Seventy-three years ago, on January 15, 1939, a child was born who changed the world. Thirty-nine years and just under four months later, an assassin’s bullet, fired from hiding in the city of Memphis, Tennessee one fateful evening, took him away.
Martin Luther King, Jr., only lived thirty-nine years, but during that time, often in the face of staunch opposition from even his supporters, he charted a course through life, a course he followed unwaveringly, that was devoted to making the world a better place for all of its people.
A lot can be accomplished in thirty-nine years; King was proof of that. In 1957, when he was just 36, and a young pastor, King was chosen to be president of the Southern Christian Leadership Conference (SCLC), and he devoted his energy to ensuring that SCLC was focused on improving the lives of black people in America who had lived for a hundred years under the yoke of Jim Crow Laws and discrimination, denied the rights that had been guaranteed them by the U.S. Constitution. At 35, King became the youngest person ever to win the Nobel Peace Prize. From 1957, until his death in 1968, King traveled six million miles and made over 2,500 public appearances in his pursuit for civil rights for all Americans. He wrote five books, many articles, and spent more than one night in jail for peacefully protesting the rigid segregation of cities such as Birmingham, Alabama.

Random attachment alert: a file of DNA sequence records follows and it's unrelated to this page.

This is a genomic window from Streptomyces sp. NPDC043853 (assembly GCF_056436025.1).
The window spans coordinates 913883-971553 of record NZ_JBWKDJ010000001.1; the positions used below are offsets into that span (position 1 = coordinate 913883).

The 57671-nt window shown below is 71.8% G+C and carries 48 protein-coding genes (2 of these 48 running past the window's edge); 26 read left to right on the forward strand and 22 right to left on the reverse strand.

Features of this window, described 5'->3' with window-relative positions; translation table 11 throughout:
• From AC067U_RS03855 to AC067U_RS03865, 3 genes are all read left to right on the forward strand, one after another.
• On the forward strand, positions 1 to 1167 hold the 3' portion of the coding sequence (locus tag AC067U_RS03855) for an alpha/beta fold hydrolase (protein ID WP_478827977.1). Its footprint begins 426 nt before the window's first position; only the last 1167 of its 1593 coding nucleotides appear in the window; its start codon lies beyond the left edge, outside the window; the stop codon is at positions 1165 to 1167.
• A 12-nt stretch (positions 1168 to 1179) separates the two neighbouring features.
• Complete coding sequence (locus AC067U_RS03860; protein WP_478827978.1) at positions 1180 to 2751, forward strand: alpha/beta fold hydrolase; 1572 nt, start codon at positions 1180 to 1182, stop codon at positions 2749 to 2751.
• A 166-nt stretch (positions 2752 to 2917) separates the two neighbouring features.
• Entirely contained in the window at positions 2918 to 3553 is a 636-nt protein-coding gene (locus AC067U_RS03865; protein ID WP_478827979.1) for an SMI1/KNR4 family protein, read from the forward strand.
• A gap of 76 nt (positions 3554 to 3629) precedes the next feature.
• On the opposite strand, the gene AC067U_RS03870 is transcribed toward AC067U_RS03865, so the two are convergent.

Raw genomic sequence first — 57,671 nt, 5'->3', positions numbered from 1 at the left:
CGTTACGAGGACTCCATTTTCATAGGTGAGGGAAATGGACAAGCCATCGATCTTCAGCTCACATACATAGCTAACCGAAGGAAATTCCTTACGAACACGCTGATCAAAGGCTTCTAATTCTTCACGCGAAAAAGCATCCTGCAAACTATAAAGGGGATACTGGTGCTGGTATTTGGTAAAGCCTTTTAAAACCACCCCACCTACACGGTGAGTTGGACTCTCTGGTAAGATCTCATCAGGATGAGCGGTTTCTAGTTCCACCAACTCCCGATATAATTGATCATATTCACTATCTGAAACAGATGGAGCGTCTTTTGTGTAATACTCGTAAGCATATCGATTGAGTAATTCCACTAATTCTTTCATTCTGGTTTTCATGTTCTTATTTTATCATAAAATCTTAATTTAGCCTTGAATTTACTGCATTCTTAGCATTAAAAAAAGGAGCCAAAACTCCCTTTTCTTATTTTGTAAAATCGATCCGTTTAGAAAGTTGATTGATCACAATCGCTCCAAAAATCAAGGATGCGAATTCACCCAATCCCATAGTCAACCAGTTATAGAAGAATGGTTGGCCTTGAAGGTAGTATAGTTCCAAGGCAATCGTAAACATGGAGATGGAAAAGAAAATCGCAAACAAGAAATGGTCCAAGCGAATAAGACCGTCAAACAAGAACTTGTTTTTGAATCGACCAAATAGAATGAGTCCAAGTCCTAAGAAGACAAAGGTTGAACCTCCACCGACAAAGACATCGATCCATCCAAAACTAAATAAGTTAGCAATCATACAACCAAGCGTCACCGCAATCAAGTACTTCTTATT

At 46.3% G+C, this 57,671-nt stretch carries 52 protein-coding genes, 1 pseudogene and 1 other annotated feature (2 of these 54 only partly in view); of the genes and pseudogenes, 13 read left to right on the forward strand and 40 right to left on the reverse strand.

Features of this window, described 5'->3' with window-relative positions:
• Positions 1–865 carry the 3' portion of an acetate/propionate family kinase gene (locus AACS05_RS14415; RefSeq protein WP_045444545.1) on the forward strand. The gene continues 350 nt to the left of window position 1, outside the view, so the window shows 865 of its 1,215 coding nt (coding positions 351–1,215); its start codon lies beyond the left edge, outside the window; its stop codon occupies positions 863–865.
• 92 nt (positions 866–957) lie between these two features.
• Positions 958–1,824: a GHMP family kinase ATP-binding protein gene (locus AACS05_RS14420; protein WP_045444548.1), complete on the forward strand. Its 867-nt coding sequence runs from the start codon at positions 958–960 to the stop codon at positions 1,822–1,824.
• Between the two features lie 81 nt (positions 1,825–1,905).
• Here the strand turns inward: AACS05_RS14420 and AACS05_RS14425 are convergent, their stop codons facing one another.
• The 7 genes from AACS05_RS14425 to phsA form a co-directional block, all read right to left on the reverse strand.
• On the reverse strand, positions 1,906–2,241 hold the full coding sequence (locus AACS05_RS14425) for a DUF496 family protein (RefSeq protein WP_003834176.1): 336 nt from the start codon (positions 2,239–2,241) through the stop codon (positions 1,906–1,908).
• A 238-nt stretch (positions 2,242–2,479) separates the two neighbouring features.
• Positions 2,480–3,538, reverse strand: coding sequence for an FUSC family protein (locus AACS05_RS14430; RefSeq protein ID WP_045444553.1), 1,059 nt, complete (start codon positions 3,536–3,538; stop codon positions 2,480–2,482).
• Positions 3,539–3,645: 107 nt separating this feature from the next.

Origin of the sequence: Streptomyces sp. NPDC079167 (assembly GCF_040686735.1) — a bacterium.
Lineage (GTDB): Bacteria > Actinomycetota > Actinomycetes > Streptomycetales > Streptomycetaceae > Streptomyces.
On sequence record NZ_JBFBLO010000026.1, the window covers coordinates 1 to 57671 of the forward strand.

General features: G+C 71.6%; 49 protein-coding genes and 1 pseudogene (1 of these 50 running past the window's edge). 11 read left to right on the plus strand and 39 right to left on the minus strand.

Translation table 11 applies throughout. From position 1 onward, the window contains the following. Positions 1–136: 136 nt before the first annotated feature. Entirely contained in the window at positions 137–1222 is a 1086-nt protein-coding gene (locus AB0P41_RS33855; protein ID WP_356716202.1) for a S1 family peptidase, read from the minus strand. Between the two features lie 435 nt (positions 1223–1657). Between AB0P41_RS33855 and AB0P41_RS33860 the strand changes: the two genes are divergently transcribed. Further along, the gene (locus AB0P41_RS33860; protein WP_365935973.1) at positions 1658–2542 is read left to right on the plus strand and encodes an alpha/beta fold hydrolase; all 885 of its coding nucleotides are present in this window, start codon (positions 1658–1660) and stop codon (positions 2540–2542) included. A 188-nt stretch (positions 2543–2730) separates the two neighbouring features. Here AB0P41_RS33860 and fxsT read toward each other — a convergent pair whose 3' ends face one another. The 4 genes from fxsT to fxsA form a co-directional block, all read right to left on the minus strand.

Standing on the steps of the Lincoln Memorial, in the shadow of Abraham Lincoln, King made the speech for which he is most well-known, the “I Have a Dream” speech. King said, “I have a dream that one day, in America, little black boys and little black girls will be able to stand with little white boys and little white girls and sing the songs of the old Negro spiritual, ‘Free at Last, Free at Last, Thank God almighty, Free at Last.”
Martin Luther King, Jr., died before realizing his dream. On this day, as we mark his birthday, each and everyone us, in America and around the world, should renew our commitment to that dream. We should vow to let ‘freedom ring,’ from the majestic Rocky Mountains to the craggy valleys of Afghanistan; let ‘freedom ring’ from Stone Mountain in Georgia to the Limpopo River in Zimbabwe. We should, like King, not rest until every man and woman, every boy and girl, every Christian, Muslim, Jew, Buddhist, and Hindu, and other religion on this earth, everyone regardless of politics or ideology, can sit down together around the table of freedom and democracy in fellowship and recognition of the essential humanity of us all.